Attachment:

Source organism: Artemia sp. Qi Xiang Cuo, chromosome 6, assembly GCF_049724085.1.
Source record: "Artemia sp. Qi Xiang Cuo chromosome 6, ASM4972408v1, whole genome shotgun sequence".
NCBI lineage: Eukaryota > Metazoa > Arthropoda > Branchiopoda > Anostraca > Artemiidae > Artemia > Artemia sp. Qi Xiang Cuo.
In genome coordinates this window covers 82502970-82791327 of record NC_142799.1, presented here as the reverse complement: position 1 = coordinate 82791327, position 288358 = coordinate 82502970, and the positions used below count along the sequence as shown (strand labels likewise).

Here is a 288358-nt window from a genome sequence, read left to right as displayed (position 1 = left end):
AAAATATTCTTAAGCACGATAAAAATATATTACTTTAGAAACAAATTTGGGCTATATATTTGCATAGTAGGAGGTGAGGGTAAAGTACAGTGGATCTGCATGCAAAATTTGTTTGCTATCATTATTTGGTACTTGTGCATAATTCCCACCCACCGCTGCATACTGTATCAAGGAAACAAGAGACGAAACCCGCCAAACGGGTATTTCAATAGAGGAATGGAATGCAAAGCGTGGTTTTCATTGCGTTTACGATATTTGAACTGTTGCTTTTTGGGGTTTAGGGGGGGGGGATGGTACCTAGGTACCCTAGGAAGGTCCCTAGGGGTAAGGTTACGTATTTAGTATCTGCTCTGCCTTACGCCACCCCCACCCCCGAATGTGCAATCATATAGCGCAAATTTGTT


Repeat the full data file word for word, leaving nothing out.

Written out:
Source organism: Artemia sp. Qi Xiang Cuo, chromosome 6, assembly GCF_049724085.1.
Source record: "Artemia sp. Qi Xiang Cuo chromosome 6, ASM4972408v1, whole genome shotgun sequence".
NCBI lineage: Eukaryota > Metazoa > Arthropoda > Branchiopoda > Anostraca > Artemiidae > Artemia > Artemia sp. Qi Xiang Cuo.
In genome coordinates this window covers 82502970-82791327 of record NC_142799.1, presented here as the reverse complement: position 1 = coordinate 82791327, position 288358 = coordinate 82502970, and the positions used below count along the sequence as shown (strand labels likewise).

Here is a 288358-nt window from a genome sequence, read left to right as displayed (position 1 = left end):
AAAATATTCTTAAGCACGATAAAAATATATTACTTTAGAAACAAATTTGGGCTATATATTTGCATAGTAGGAGGTGAGGGTAAAGTACAGTGGATCTGCATGCAAAATTTGTTTGCTATCATTATTTGGTACTTGTGCATAATTCCCACCCACCGCTGCATACTGTATCAAGGAAACAAGAGACGAAACCCGCCAAACGGGTATTTCAATAGAGGAATGGAATGCAAAGCGTGGTTTTCATTGCGTTTACGATATTTGAACTGTTGCTTTTTGGGGTTTAGGGGGGGGGGATGGTACCTAGGTACCCTAGGAAGGTCCCTAGGGGTAAGGTTACGTATTTAGTATCTGCTCTGCCTTACGCCACCCCCACCCCCGAATGTGCAATCATATAGCGCAAATTTGTT